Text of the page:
The Animal-Wise Tarot by Ted Andrews, Dragonhawk Press copyright 2007


My I love myself enough to reclaim what is mine – to not allow others (or indeed myself) to bury me in the rubble of a chaotic fall.



“Pride goeth before a fall.” So says a paraphrased scripture from the book of James in the Christian Bible. But we need to think about the role of pride after we’ve experienced the Tower. Even if pride played a roll in precipitating this Tower experience, that doesn’t mean you should write pride off as an all-evil trait. Tarot’s greatest lesson is balance, and just as too much pride can get us in hot water, so too little pride can wreak havoc in our lives. If we lack pride, we may choose to never extract ourselves from the rubble of the Tower. We may allow others to belittle us and believe we deserve that treatment. Pride is a part of the recipe for healthy self-perception and therefore for interactions with others in the world around us.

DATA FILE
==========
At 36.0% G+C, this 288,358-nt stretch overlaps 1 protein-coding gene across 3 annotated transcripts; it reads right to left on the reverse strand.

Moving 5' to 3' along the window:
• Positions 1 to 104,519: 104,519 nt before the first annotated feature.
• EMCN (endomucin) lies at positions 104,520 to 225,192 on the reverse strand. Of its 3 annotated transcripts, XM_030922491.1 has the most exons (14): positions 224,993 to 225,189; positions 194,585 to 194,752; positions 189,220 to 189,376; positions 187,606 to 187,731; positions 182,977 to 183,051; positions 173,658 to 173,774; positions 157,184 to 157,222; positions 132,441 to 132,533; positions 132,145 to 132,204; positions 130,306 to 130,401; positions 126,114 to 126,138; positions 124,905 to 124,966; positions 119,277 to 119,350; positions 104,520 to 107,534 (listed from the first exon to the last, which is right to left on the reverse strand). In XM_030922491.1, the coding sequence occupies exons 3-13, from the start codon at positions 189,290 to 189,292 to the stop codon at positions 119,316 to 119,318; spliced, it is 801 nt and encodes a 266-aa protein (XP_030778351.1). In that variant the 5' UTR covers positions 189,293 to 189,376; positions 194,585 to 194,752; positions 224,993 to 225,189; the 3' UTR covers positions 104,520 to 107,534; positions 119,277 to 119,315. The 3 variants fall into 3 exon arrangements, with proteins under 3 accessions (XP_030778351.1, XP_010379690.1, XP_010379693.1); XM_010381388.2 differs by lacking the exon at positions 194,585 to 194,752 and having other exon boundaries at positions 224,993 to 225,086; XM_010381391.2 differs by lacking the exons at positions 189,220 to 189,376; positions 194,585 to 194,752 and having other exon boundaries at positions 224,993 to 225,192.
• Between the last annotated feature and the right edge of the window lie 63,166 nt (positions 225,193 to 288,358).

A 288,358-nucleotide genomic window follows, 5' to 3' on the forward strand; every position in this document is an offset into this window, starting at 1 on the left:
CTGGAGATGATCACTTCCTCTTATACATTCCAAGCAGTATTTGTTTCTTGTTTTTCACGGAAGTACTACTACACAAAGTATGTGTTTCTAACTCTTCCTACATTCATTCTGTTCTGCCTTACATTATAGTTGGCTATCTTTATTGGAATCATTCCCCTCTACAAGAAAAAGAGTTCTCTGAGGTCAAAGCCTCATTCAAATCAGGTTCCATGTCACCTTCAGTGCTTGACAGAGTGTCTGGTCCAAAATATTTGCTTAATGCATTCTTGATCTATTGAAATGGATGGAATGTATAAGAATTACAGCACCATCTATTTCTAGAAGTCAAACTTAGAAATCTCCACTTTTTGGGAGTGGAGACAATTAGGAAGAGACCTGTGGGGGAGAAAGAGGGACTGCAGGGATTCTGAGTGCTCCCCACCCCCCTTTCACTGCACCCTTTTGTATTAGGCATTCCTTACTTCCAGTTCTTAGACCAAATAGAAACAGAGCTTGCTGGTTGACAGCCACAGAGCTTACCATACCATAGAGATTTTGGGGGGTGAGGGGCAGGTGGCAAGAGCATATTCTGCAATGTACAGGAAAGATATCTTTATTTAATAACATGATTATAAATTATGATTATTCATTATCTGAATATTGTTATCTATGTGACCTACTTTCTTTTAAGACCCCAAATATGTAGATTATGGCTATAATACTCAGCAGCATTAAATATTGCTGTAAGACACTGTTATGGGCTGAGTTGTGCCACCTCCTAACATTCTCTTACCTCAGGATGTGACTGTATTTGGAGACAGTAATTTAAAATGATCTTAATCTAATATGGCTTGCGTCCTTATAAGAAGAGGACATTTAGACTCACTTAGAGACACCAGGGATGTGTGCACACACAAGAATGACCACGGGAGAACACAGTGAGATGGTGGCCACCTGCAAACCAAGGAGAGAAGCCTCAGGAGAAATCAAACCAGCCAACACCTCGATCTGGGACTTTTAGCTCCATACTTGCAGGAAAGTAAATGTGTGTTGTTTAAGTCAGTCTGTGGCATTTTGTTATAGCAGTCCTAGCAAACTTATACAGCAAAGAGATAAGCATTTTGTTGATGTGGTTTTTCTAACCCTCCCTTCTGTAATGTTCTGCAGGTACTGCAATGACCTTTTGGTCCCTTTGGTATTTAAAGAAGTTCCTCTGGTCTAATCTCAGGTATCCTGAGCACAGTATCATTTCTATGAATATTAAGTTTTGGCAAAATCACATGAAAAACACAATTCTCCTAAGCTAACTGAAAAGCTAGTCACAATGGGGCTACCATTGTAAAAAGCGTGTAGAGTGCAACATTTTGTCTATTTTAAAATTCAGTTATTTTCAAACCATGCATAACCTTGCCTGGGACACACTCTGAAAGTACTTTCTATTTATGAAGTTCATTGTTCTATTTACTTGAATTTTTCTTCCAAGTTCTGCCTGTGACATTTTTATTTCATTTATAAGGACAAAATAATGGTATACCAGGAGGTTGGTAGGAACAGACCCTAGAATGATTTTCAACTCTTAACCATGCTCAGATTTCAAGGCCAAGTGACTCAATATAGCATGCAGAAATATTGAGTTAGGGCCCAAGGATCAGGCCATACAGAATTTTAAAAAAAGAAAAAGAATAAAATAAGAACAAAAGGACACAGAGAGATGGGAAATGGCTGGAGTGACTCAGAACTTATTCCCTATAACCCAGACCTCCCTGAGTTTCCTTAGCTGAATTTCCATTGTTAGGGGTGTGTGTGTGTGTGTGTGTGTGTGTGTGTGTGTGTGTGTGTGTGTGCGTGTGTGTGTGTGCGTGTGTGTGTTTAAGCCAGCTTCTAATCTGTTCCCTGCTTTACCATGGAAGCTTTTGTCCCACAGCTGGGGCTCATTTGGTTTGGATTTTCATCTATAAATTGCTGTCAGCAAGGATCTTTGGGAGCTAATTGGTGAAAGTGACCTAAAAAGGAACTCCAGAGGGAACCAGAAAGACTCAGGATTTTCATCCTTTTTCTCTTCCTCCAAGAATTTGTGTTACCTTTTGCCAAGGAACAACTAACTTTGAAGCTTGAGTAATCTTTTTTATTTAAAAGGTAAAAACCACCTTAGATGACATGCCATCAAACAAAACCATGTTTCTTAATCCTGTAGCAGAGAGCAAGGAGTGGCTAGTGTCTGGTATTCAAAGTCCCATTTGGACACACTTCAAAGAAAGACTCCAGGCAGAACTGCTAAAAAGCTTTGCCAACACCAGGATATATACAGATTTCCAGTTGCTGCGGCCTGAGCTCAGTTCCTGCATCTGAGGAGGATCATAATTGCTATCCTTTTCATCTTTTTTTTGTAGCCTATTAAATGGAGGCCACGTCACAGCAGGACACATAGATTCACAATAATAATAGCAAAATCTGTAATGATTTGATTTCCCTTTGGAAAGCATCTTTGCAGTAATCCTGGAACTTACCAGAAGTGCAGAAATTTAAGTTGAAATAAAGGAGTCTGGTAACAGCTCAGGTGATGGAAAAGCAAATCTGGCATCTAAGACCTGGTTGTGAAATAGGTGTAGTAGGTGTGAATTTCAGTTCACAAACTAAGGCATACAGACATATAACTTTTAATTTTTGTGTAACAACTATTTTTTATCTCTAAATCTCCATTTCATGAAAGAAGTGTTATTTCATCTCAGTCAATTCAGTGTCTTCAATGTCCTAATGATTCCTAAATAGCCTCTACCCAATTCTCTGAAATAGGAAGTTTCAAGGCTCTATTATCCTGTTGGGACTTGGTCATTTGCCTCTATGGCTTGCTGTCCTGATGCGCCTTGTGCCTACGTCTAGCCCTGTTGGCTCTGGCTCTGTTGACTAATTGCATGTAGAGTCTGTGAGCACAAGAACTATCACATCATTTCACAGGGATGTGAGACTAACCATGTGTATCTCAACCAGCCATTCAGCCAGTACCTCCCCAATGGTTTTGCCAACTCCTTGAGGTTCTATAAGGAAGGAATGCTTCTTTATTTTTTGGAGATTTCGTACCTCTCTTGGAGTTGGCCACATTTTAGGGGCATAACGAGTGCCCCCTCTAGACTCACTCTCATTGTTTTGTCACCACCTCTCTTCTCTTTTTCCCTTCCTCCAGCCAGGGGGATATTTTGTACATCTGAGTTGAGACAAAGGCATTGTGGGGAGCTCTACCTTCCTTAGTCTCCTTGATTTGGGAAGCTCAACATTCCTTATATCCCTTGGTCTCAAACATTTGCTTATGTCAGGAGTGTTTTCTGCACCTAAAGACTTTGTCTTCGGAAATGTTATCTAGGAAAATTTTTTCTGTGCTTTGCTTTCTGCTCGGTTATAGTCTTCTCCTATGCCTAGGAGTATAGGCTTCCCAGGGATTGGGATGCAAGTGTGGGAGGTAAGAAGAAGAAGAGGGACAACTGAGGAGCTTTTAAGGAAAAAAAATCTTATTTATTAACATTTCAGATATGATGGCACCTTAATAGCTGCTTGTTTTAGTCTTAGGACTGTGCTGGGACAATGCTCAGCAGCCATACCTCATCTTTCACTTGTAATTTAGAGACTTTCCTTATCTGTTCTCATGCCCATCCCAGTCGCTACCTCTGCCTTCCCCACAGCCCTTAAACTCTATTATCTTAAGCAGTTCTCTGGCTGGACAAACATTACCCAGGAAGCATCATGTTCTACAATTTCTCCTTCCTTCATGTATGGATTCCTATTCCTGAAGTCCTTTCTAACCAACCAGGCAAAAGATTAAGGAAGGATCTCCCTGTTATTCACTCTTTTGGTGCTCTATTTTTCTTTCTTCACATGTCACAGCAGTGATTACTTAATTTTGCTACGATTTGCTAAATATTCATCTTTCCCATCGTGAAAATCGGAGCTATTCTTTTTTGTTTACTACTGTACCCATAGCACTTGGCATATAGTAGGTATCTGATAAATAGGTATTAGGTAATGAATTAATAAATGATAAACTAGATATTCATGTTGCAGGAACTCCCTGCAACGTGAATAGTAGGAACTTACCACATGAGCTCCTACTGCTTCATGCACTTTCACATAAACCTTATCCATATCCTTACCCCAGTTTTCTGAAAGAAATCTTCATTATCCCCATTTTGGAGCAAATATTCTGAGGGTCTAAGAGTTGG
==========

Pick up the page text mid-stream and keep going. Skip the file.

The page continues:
• Have you had an experience that crushed your pride or left you will a great feeling of self-doubt or unworthiness?
    • If you struggle or have struggled with a lack of pride, what is the internal narrative that keeps a healthy pride from growing within you? (It can be good to write these down — actually see them and put them into specific words.)
    • How might you replace these messages? What are counter-arguments you can consciously say to yourself to combat these self-destructive thoughts?
    • What are you proud of? What accomplishments and character traits should you let yourself embrace with pride?

It might feel very silly to have a conversation with your own thoughts if it’s not something you’ve done before, but the narrative you keep (whether conscious or unconscious) is powerful. So it can be incredibly empowering to take control of that narrative and create a new story that is a better reflection of who you are — which is a person worthy of love, respect, kindness, and care.